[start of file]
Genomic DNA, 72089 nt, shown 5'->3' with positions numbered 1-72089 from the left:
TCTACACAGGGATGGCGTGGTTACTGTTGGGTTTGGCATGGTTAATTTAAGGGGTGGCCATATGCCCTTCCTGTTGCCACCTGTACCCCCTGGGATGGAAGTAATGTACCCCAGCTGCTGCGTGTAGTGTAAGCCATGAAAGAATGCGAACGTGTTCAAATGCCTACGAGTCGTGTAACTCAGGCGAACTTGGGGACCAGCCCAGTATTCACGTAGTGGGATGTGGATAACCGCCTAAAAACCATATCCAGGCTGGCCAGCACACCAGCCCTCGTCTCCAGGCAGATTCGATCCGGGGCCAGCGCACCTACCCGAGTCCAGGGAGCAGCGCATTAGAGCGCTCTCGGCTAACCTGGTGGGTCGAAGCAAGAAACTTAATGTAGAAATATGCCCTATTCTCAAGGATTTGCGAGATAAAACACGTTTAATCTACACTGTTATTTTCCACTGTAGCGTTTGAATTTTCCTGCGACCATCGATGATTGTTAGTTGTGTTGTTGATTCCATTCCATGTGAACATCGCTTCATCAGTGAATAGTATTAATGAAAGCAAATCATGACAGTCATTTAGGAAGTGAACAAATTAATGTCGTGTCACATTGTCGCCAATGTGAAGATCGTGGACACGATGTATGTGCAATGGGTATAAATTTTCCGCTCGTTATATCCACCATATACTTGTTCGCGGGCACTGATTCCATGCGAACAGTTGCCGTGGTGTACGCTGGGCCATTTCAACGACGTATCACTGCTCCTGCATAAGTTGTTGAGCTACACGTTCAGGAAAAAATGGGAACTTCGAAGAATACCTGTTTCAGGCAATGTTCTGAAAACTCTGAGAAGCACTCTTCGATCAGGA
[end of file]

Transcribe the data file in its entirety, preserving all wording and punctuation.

Genomic DNA, 72089 nt, shown 5'->3' with positions numbered 1-72089 from the left:
TCTACACAGGGATGGCGTGGTTACTGTTGGGTTTGGCATGGTTAATTTAAGGGGTGGCCATATGCCCTTCCTGTTGCCACCTGTACCCCCTGGGATGGAAGTAATGTACCCCAGCTGCTGCGTGTAGTGTAAGCCATGAAAGAATGCGAACGTGTTCAAATGCCTACGAGTCGTGTAACTCAGGCGAACTTGGGGACCAGCCCAGTATTCACGTAGTGGGATGTGGATAACCGCCTAAAAACCATATCCAGGCTGGCCAGCACACCAGCCCTCGTCTCCAGGCAGATTCGATCCGGGGCCAGCGCACCTACCCGAGTCCAGGGAGCAGCGCATTAGAGCGCTCTCGGCTAACCTGGTGGGTCGAAGCAAGAAACTTAATGTAGAAATATGCCCTATTCTCAAGGATTTGCGAGATAAAACACGTTTAATCTACACTGTTATTTTCCACTGTAGCGTTTGAATTTTCCTGCGACCATCGATGATTGTTAGTTGTGTTGTTGATTCCATTCCATGTGAACATCGCTTCATCAGTGAATAGTATTAATGAAAGCAAATCATGACAGTCATTTAGGAAGTGAACAAATTAATGTCGTGTCACATTGTCGCCAATGTGAAGATCGTGGACACGATGTATGTGCAATGGGTATAAATTTTCCGCTCGTTATATCCACCATATACTTGTTCGCGGGCACTGATTCCATGCGAACAGTTGCCGTGGTGTACGCTGGGCCATTTCAACGACGTATCACTGCTCCTGCATAAGTTGTTGAGCTACACGTTCAGGAAAAAATGGGAACTTCGAAGAATACCTGTTTCAGGCAATGTTCTGAAAACTCTGAGAAGCACTCTTCGATCAGGA